20 Feb Building the Cycling Base
So you have yourself an indoor trainer and a target race or a fitness goal.
Great! Now what?
There are countless plans and programs available. There’s the complete DIY option. There’s the full coaching option. If you have a coach, then listen to your coach! Otherwise, the safest and smartest way – in the opinion of this coach – is to start by working on your aerobic and muscular base.
Below I’ll present a few possible cases with relevant workouts at the end of the article.
Just starting out?
If you’re very new to cycling, you will likely make fitness gains just by the simple action of riding your bike. This is the blank slate effect. You don’t need to overthink it. You just need to do. The more you ride, the fitter you get. Don’t believe people who talk about junk miles. The only junk miles are the ones you didn’t ride.
But if you are that newbie cyclist, keep intensity low.
If you’re training with power and have done a threshold test, a good place to be for most of your training time is between 60% and 70% of that threshold. Important physiological adaptations happen at that intensity, plus you are more likely to be able to tolerate more training duration if you keep the effort modest.
If you don’t have a power meter, then ride by feel. These efforts should start by feeling easy and never feel anything above moderate in terms of perceived exertion. Chances are your bum endurance will be the limiting factor here. That’s how you want it.
Have a bit of a bike background?
Then ask yourself about how much time you have available to train. If you can devote more than 10 hours per week on the bike, then my advice for beginners holds for you as well: spend most of your saddle time at 60% – 70% of threshold with the rest of it working on low-cadence muscular endurance.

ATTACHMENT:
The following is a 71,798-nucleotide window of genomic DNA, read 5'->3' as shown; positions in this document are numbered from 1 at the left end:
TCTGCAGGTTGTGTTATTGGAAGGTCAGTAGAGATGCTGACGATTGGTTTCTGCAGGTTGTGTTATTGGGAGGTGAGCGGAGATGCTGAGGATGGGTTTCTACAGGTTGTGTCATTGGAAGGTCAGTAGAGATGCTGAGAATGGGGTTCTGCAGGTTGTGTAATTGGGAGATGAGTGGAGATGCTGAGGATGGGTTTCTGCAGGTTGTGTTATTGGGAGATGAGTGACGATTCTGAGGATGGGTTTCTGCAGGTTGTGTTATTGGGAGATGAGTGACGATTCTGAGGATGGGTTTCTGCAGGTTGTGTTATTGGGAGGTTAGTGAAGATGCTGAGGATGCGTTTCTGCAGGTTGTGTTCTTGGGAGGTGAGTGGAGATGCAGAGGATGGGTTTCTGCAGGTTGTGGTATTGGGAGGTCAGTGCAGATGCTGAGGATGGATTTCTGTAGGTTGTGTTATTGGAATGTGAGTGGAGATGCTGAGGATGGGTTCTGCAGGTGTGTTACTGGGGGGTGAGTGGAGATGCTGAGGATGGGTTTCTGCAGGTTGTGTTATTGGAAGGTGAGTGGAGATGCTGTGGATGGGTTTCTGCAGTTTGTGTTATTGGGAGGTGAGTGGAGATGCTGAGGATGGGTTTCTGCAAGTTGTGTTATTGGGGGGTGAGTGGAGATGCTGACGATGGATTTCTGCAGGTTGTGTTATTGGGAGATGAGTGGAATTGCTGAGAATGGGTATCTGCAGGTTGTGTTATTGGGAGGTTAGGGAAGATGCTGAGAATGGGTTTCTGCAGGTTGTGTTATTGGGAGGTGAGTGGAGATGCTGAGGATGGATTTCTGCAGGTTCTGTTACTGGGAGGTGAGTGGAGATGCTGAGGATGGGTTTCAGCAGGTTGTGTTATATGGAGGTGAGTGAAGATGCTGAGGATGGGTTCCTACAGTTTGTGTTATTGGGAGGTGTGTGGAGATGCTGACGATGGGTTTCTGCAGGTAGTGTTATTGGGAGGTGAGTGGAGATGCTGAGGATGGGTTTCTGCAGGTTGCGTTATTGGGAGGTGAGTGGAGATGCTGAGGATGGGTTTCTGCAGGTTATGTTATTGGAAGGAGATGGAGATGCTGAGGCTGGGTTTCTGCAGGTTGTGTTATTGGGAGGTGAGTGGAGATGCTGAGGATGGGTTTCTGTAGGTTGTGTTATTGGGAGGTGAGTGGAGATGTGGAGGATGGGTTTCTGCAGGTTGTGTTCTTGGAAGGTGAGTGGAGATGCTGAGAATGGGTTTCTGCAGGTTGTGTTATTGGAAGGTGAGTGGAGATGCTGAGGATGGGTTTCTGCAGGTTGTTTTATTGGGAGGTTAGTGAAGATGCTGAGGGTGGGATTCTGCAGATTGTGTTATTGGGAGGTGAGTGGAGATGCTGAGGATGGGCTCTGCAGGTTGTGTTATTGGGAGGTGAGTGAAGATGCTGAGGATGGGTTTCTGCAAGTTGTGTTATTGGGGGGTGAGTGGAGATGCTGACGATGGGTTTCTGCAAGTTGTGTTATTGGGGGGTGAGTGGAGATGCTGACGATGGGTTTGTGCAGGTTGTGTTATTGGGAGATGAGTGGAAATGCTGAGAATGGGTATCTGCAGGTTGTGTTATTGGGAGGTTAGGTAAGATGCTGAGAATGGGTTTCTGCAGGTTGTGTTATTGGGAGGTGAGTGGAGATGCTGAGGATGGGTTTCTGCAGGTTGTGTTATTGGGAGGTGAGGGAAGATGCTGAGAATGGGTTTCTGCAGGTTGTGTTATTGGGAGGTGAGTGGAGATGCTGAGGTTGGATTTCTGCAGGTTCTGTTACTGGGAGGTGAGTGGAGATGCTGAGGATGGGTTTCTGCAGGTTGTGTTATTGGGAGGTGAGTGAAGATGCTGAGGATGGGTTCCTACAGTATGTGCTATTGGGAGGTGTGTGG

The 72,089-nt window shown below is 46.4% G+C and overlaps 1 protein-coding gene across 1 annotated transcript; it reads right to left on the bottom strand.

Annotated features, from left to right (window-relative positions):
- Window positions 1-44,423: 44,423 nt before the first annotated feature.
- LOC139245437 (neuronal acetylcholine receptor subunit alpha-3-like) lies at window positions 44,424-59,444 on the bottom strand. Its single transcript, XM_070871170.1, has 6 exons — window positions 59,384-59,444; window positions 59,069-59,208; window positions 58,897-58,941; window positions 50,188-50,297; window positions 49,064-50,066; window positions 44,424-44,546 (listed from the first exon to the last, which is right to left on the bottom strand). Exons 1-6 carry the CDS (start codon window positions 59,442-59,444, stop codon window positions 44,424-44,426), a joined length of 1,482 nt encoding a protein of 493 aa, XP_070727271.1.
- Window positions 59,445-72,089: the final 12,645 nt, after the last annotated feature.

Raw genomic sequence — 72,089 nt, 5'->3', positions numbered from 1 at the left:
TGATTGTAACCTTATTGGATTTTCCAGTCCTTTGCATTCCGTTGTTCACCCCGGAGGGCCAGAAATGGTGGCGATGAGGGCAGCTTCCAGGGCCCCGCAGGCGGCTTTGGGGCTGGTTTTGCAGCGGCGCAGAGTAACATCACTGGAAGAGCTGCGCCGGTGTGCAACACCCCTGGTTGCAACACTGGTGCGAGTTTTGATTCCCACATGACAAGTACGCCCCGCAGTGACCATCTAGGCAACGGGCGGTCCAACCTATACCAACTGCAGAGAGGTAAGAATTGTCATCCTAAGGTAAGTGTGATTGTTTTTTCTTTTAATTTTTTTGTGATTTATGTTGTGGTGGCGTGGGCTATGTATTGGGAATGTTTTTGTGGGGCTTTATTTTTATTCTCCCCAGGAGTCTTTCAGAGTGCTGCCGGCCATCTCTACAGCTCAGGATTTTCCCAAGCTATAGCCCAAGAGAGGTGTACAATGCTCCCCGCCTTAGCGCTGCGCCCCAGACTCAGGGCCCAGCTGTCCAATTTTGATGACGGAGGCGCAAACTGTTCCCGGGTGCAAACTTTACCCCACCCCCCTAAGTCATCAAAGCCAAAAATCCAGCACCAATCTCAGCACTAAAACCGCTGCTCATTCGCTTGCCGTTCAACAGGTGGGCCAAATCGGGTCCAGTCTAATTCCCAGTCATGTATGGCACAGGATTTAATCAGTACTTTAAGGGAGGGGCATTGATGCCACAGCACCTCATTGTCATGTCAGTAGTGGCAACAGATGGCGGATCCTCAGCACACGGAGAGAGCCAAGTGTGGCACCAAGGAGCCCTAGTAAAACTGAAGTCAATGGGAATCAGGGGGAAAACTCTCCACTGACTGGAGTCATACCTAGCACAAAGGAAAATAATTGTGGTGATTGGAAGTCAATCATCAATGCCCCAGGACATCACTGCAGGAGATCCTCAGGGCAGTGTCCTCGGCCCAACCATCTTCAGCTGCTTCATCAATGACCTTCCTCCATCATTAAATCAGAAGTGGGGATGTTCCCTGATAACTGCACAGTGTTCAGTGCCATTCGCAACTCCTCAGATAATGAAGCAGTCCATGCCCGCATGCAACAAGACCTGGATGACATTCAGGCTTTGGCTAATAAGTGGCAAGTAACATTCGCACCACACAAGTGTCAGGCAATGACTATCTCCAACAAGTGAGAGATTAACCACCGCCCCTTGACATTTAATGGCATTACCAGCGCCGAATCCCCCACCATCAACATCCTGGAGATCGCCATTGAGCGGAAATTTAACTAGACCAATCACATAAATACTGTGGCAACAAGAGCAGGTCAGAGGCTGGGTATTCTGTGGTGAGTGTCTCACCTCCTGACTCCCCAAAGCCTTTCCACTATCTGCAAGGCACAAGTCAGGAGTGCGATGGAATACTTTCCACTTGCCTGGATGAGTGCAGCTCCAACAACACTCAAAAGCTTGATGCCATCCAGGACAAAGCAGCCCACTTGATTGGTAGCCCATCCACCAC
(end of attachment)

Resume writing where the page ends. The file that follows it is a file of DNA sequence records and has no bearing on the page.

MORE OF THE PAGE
If you’re limited to fewer hours, then tempo or sweet spot work is your best bet. The idea here is to simultaneously work on aerobic endurance and muscular endurance by performing relatively long intervals at intermediate intensity. Yes, polarized training this is not!
Bread and Butter Aerobic Endurance
As simple as it gets. Hold 60%-70% of threshold for progressively longer duration. Make sure to drink plenty of water and supplement with carbohydrates when you exceed 90 minutes. To break it up, feel free to add very short (less than 10s), all-out sprints – just no more frequently than every 5 minutes.
After a thorough, 15+ minute warm up, complete a total of 20 – 30 minutes of work (that’s duration at target power, excluding warm up, cool down, and recovery intervals) at 80% of threshold keeping cadence down at around 50 rpm. Split the work into 5-minute intervals with recovery between the intervals as needed.
Tempo / Sweet Spot
After a thorough, 15+ minute warm up, complete 30 minutes of work (again, that excludes all warm up, recovery, and cool down) at 80-85% of threshold. Keep cadence for this work at 10-20 rpm below what you would consider your normal, self-selected value. Build duration over time. Once you can comfortably complete a total of 45-50 minutes, consider increasing intensity by a few percent.
This is, of course, far from exhaustive. You can – and should if you have the opportunity – do testing to identify your specific intensity prescriptions that will narrow down the ranges I prescribe above. If you have any questions or want to talk about your specific case, send me a note.